History of the Mughals (Who Were Them?)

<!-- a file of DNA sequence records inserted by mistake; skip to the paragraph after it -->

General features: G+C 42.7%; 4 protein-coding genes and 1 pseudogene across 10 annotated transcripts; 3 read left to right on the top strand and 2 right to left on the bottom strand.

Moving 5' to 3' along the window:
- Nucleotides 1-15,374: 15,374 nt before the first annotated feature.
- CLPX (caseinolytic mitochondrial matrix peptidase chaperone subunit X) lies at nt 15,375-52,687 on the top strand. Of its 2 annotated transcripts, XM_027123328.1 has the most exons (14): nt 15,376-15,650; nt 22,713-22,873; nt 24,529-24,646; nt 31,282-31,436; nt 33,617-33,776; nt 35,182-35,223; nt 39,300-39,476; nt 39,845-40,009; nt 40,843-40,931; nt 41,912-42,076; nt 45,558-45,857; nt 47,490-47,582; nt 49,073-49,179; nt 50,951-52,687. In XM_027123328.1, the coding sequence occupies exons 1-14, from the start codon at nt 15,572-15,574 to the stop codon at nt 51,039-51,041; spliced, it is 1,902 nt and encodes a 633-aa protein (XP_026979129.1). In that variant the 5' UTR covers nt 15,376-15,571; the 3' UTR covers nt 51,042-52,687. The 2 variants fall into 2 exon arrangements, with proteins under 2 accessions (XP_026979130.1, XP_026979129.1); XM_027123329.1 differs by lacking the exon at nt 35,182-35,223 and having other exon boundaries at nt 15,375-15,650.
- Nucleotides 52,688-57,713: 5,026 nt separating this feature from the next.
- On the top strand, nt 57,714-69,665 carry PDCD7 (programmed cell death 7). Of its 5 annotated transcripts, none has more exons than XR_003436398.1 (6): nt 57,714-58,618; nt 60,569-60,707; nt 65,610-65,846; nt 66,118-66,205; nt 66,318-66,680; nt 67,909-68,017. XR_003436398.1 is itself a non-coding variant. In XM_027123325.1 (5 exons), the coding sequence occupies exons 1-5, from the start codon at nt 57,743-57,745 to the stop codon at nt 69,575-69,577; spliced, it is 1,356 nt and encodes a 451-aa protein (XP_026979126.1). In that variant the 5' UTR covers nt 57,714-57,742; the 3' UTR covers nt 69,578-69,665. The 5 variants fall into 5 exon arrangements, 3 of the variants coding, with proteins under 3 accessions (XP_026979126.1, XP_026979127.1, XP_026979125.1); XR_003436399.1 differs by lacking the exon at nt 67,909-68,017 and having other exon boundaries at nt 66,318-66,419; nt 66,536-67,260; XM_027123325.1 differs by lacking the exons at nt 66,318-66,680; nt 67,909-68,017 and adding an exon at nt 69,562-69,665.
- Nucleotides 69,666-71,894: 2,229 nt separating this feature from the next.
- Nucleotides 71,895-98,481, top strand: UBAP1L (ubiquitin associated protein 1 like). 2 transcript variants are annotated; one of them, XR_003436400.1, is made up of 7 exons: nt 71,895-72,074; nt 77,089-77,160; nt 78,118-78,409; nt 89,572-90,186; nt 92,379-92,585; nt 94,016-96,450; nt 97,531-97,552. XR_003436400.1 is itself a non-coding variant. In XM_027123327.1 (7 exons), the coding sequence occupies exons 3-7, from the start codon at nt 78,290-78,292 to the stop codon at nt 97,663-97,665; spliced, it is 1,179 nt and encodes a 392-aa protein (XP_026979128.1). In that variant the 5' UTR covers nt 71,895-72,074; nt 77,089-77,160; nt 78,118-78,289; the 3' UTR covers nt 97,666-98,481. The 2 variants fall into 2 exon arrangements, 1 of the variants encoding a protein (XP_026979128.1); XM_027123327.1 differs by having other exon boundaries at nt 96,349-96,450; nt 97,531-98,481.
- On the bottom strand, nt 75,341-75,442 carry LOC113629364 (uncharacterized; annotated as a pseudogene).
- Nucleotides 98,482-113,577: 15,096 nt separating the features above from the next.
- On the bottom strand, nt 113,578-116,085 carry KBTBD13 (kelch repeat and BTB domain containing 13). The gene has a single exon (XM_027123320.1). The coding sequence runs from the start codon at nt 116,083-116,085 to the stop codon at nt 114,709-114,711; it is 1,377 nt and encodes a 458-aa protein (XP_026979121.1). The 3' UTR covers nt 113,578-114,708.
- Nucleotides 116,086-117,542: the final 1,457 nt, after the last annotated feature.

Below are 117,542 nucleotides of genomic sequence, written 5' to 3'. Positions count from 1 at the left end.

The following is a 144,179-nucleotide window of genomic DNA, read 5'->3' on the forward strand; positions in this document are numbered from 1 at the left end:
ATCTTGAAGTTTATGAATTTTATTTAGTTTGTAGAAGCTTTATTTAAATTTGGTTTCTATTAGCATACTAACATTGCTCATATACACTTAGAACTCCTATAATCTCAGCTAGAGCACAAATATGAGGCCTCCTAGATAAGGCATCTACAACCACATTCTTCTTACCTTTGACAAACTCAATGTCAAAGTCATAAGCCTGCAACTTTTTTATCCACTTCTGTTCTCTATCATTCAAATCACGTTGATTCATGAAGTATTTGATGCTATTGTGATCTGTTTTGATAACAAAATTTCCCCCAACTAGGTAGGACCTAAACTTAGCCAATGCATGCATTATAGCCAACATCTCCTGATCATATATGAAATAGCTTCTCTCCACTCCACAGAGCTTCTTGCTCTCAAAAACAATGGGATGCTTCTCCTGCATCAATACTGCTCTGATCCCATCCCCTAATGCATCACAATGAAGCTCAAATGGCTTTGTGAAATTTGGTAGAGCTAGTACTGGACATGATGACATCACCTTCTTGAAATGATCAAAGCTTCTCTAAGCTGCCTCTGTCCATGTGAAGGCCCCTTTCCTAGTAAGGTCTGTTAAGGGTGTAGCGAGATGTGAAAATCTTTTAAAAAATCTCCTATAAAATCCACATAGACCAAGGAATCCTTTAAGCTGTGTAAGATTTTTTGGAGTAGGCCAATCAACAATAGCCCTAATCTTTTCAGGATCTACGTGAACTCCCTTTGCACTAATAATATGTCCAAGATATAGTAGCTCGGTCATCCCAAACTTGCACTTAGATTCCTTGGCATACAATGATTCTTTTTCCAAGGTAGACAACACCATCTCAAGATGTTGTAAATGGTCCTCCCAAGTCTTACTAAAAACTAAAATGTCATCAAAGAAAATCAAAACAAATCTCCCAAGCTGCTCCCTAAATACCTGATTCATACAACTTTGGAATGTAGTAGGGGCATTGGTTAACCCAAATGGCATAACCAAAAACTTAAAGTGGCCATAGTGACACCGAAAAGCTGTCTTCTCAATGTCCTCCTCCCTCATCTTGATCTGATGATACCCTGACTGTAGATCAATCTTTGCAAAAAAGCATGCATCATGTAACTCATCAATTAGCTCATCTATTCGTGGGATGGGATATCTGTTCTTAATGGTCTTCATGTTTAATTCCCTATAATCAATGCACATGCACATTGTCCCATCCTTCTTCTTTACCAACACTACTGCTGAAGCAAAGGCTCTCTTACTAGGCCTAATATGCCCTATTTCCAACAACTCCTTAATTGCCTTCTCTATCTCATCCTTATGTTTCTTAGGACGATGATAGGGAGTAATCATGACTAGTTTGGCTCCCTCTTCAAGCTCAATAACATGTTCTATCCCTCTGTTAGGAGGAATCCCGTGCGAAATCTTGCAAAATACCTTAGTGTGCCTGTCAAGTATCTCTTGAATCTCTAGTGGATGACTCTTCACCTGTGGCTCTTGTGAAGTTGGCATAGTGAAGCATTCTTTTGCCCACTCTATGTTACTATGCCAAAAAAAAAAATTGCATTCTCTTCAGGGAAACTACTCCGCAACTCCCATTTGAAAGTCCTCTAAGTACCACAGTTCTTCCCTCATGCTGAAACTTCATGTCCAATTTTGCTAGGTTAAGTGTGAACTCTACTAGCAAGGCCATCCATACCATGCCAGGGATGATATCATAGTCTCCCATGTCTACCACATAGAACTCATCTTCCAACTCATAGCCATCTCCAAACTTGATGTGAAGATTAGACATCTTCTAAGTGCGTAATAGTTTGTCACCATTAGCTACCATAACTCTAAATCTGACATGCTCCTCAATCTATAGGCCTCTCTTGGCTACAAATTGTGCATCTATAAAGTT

Under the direction of Zahir-ud-Din Babur, the descendants of the Mongol, Turkish, Iranian, and Afghan conquerors of South Asia, known as the Mughals, entered India in the early sixteenth century. Babur was the great-grandson of Timur Lenk, also known as Timur the Lame (from which the Western name Tamerlane is derived), who had invaded India and plundered Delhi in 1398. Timur Lenk then led a short-lived empire based in Samarkand (in what is now the country of Uzbekistan), which united Persian-based Mongols (Babur’s maternal ancestors) and other West Asian peoples. Babur After being expelled from Samarkand in 1504, Babur first established his control in Kabul; he went on to become the first Mughal king (1526-30). He was resolute in his goal to extend his territory eastward into Punjab, into which he had already made many incursions. After that, he accepted an invitation from an opportunistic Afghan leader in Punjab, which took him to the very heart of the Delhi Sultanate, which was governed by Ibrahim Lodi (1517-26). Babur, a seasoned military leader, reached India in 1526 with his well-trained veteran army of 12,000 men to face the sultan’s massive but unwieldy and disunited force of more than 100,000 soldiers. Babur’s army was comprised of veterans who had served in previous wars. At Panipat, Babur was victorious over the Lodi sultan in a decisive victory (in modern-day Haryana, about ninety kilometres north of Delhi). A decisive victory was won by Babur thanks to the use of gun carriages, artillery that could be moved, and better cavalry tactics. After another year, he achieved a decisive victory over a Rajput confederacy that was commanded by Rana Sangha. In 1529, Babur was successful in routing the combined forces of the Afghans and the sultan of Bengal, but he did not live long enough to consolidate his military gains before his death in 1530. As gifts, he bequeathed his memoirs, which are known as the Babur Namah, as well as a number of stunning gardens in Kabul, Lahore, and Agra, as well as offspring who would one day realise his ambition of building an empire in Hindustan.